Harry Potter and the Prisoner of Azkaban

Harry Potter and the Prisoner of Azkaban

by

J. K. Rowling

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Witch Hunts Symbol Analysis

Witch Hunts Symbol Icon

Though Harry offers little insight into his third-year History of Magic curriculum, it presumably deals with historical witch hunts: Harry spends much of his time in Diagon Alley writing his summer homework essays on witch hunts, and his final exams also ask about the subject. When the novel introduces the reader to Harry doing his summer homework on witch hunts, it sets the stage for the novel's deeper exploration of the wizarding justice system. In this way, the historical witch hunts that Harry learns about in school--which were, per his textbook, ineffective, silly, and misguided--set up the precedent that so-called justice isn't always just. However, it's also telling that the historical witch hunts were conducted by muggles using their own justice system. In this way, the novel also illustrates how much perspective matters: while the muggles thought their hunts were good, just, and effective, the wizards knew that the hunts were none of those things.

Witch Hunts Quotes in Harry Potter and the Prisoner of Azkaban

The Harry Potter and the Prisoner of Azkaban quotes below all refer to the symbol of Witch Hunts. For each quote, you can also see the other characters and themes related to it (each theme is indicated by its own dot and icon, like this one:
Justice Theme Icon
). Note: all page numbers and citation info for the quotes below refer to the Scholastic edition of Harry Potter and the Prisoner of Azkaban published in 2001.
Chapter One Quotes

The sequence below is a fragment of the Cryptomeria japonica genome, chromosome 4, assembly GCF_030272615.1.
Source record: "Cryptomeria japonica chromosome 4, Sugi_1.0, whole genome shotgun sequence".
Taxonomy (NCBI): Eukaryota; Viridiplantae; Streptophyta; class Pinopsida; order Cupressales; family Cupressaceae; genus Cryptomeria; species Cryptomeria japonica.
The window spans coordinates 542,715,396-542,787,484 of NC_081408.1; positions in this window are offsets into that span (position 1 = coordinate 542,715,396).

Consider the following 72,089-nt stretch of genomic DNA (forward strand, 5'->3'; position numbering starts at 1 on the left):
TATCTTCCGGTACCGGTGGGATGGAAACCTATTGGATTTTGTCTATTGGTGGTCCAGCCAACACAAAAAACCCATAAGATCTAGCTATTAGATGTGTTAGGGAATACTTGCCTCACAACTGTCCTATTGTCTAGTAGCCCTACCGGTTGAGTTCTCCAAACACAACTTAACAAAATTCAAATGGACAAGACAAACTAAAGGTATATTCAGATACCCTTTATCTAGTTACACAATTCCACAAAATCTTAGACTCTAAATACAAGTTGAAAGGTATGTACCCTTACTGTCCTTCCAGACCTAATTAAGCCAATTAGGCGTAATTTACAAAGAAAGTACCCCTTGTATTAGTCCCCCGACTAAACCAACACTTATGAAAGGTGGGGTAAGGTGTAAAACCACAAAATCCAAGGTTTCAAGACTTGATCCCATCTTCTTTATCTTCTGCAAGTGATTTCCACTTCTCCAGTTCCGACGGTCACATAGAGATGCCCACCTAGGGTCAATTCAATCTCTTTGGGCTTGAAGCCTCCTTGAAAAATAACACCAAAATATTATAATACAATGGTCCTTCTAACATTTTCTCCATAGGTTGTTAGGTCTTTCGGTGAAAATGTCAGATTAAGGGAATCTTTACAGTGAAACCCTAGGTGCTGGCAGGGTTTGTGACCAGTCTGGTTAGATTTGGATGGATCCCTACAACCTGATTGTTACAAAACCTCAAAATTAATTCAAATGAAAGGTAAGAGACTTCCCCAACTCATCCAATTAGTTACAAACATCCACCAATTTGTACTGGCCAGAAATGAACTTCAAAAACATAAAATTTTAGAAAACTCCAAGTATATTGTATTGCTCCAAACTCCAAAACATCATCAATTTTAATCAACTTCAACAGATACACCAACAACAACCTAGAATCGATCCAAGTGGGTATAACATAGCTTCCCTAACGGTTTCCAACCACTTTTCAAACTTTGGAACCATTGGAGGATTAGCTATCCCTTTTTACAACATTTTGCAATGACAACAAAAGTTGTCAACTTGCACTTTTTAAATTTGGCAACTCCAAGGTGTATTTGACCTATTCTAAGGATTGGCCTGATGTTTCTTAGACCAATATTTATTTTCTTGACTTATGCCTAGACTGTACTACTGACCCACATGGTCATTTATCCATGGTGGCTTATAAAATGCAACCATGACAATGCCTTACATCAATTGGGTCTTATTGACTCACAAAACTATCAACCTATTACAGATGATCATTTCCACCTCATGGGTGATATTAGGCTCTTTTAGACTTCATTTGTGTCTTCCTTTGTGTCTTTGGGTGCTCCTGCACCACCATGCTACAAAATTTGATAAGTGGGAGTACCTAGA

Non-magic people (more commonly known as Muggles) were particularly afraid of magic in medieval times, but not very good at recognizing it. On the rare occasion that they did catch a real witch or wizard, burning had no effect whatsoever.

Related Characters: Harry Potter, Sirius Black
Related Symbols: Witch Hunts
Page Number: 2
Explanation and Analysis:
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Witch Hunts Symbol Timeline in Harry Potter and the Prisoner of Azkaban

The timeline below shows where the symbol Witch Hunts appears in Harry Potter and the Prisoner of Azkaban. The colored dots and icons indicate which themes are associated with that appearance.
Chapter One
Justice Theme Icon
...reads through his textbook and tries to write his essay on the pointlessness of fourteenth-century witch hunts . As he works, he listens carefully for the Dursleys. Aunt Petunia, Uncle Vernon, and... (full context)
Chapter Four
Justice Theme Icon
Storytelling and Perspective Theme Icon
Teaching Theme Icon
...at Florean Fortescue's Ice Cream Parlor, and Fortescue himself helps Harry with his essay on witch hunts . He has to exercise control to not purchase the newest racing broom, the Firebolt,... (full context)
Chapter Sixteen
Teaching Theme Icon
...a zero on his notes. For History of Magic, Harry writes everything he remembers about witch hunts . (full context)